Bond Issue Bottom Line

MPS bond issue joins the ballot in May, what to expect for MN

Delano Lockhart, Copy Editor

Failed heating systems, rusted exterior walls, outdated lighting, safety and security issues are all realities facing Millard Public Schools as they enter the new decade.

A $125 million bond was proposed to the Board of Education on Feb. 11, 2019 and was authorized unanimously on Jan. 20, 2020. The public will vote on this bond issue during the primary election on May 12, 2020, and projects are set to begin in the summer of 2021 and last five years. 

“We’ve had a bond issue really about every five to seven years throughout the history of our school. We’re at the end of our last bond issue and so it’s time to go for another one,” MPS Superintendent Jim Sutfin said.

The average life of an MPS school is 38 years, with some schools exceeding that age. Central Middle School, built in 1960, is the oldest school building in the Millard district. 

Last winter, Central Middle School was impacted by improper heating due to an out-of-date heating system. 

“Parts of the building are boiling and other parts are freezing, because they can’t distribute heat evenly anymore. So in December, there are parts of the building where they are opening windows to let the heat out and the cool air in,” MPS Chief Financial Officer Chad Meisgeier said. 

According to the district, these are important projects that need to be done to ensure that students can focus on their school work. However, when the money is not available, things such as heating are not able to be fixed and can jeopardize the positive learning environment.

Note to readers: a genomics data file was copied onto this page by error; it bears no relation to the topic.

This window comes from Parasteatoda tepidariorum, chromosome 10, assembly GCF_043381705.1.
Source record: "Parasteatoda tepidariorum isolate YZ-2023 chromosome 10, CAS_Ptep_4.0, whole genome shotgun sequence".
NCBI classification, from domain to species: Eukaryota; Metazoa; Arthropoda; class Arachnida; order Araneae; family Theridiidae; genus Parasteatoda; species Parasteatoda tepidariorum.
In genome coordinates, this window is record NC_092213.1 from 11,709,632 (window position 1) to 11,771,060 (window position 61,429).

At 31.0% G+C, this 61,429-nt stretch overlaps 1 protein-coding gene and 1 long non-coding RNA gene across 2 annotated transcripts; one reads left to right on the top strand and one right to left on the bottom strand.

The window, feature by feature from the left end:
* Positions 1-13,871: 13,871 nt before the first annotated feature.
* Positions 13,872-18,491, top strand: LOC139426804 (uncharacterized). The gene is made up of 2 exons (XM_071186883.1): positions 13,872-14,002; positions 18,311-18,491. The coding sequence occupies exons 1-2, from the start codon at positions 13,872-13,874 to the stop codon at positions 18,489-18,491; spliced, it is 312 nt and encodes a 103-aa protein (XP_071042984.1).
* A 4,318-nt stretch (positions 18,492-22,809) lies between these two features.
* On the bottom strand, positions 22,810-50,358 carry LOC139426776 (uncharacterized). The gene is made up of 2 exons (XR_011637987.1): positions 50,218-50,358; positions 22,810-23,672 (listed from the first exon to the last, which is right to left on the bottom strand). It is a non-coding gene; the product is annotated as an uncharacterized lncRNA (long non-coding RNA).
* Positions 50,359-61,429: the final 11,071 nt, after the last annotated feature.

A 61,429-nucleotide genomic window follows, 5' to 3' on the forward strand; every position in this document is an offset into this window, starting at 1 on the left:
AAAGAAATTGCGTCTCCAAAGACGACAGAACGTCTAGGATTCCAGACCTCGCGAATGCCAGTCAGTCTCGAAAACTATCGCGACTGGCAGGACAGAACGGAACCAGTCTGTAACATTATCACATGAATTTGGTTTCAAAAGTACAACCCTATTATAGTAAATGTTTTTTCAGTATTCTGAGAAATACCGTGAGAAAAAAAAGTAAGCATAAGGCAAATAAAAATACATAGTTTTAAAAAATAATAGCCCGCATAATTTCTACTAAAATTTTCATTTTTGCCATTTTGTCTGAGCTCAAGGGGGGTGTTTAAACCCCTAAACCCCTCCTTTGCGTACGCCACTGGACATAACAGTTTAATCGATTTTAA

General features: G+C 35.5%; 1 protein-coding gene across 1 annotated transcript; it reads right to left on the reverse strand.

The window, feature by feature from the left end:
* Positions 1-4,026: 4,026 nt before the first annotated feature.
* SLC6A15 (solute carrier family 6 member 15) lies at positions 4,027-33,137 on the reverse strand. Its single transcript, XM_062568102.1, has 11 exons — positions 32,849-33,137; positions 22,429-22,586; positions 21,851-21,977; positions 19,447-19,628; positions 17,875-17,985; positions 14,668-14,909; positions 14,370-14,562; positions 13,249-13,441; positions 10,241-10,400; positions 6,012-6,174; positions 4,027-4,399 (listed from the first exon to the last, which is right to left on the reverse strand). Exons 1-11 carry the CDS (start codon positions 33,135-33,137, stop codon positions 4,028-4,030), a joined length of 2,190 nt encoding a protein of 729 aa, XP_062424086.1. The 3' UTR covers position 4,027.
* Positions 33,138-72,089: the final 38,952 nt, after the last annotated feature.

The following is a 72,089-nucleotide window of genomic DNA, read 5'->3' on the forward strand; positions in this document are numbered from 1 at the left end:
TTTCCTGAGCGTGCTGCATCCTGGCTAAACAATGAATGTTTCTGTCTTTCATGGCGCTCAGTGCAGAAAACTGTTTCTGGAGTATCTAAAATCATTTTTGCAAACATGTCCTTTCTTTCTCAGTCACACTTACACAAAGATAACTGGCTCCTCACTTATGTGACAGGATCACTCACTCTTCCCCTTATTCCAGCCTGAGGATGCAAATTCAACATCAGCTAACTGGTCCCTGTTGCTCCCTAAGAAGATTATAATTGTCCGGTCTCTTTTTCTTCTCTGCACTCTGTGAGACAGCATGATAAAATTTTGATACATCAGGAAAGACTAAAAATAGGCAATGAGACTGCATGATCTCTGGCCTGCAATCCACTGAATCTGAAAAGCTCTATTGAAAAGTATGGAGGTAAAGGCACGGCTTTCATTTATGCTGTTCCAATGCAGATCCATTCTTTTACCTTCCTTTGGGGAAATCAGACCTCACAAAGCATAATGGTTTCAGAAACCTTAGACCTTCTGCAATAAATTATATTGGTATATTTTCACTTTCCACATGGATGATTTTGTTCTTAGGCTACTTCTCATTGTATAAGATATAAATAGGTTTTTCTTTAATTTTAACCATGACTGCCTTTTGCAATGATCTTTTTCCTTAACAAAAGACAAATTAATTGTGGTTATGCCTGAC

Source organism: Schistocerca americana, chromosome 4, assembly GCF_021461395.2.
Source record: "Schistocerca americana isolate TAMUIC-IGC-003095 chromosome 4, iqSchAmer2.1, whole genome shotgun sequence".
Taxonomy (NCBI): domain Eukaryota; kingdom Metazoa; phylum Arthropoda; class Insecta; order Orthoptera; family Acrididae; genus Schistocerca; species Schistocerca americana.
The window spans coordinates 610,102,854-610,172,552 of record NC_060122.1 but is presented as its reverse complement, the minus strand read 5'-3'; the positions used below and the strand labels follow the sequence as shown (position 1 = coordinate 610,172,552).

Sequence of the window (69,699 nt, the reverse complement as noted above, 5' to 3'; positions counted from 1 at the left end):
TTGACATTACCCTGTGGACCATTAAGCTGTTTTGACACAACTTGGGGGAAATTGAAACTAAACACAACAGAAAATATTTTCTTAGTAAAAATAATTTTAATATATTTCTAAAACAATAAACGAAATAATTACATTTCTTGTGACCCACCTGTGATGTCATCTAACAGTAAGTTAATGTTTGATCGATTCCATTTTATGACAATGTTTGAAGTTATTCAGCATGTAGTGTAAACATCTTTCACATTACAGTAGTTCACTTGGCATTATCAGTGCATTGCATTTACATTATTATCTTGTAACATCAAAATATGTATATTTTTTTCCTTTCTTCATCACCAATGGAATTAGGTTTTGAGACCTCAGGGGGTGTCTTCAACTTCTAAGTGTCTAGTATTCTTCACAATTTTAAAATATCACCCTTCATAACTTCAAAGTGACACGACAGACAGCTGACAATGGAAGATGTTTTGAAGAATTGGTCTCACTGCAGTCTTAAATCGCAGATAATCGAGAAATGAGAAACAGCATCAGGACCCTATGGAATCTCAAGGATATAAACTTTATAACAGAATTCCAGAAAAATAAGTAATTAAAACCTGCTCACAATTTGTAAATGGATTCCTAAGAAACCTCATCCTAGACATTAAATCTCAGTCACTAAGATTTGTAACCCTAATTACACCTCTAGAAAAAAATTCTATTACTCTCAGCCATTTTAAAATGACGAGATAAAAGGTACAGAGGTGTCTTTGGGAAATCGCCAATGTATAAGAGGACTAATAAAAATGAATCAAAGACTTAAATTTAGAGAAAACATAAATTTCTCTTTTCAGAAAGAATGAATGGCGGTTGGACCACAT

Sutfin explained that there are multiple heating and cooling systems in each school and as they age they begin to fail; When these systems need to be replaced, it costs around $400,000 for each system.

“We will have to take money, and the only place to take it from is programs, because when the air conditioner breaks you [need] to fix it… If the air conditioning goes out at Millard North you have to do it, and if you don’t have the money to do that you have to find it from other places,” Sutfin said.

Most MPS buildings have felt the effects of old systems due to improper funding. The bond will be used to completely renovate Central Middle School and Cody Elementary School, update security systems in the other high schools, and enhance energy efficiency throughout multiple schools, including MN. 

Although MN recently received a major renovation to the front entrance, which was a significant portion of the last bond issue, the school will still receive more renovations from that bond issue beginning this summer. 

“Millard North received a huge portion of the last bond issue for that remodel, but what a lot of people don’t know is Millard North is getting a ton of it again this summer. There is a parking lot that is going to be redone and there are a couple of other projects that are going to be done,” Sutfin said. 

MN receives funding for each bond issue. These bonds have improved everything from offices to the new vestibule and security. Now, the focus is on energy efficiency, which will save money for the school in the long run. The school will receive new light bulbs to save costs on electricity down the line.
The Board of Education is focused on ensuring that all schools get renovations done that are most important for them, and that they are done in a timely manner.  

“We look at things like how important it is to fix [something] right now, and we also look at how long it has been on the list because we’ve been making people wait a long time. At some point, even if it’s not the highest priority, it needs to be done,” Meisgeier said. 

The Board of Education wants everyone to know that this bond issue impacts everyone at every school and that it is a community effort. 

“This is about Millard North and all of the other Millard Public Schools. Millard North is going to get significant money in this bond issue too, but it’s about the Millard community,” Sutfin said. “If we don’t stay together as one community and work on maintaining and updating our facilities then we won’t have the infrastructure to continue that great education our kids get.”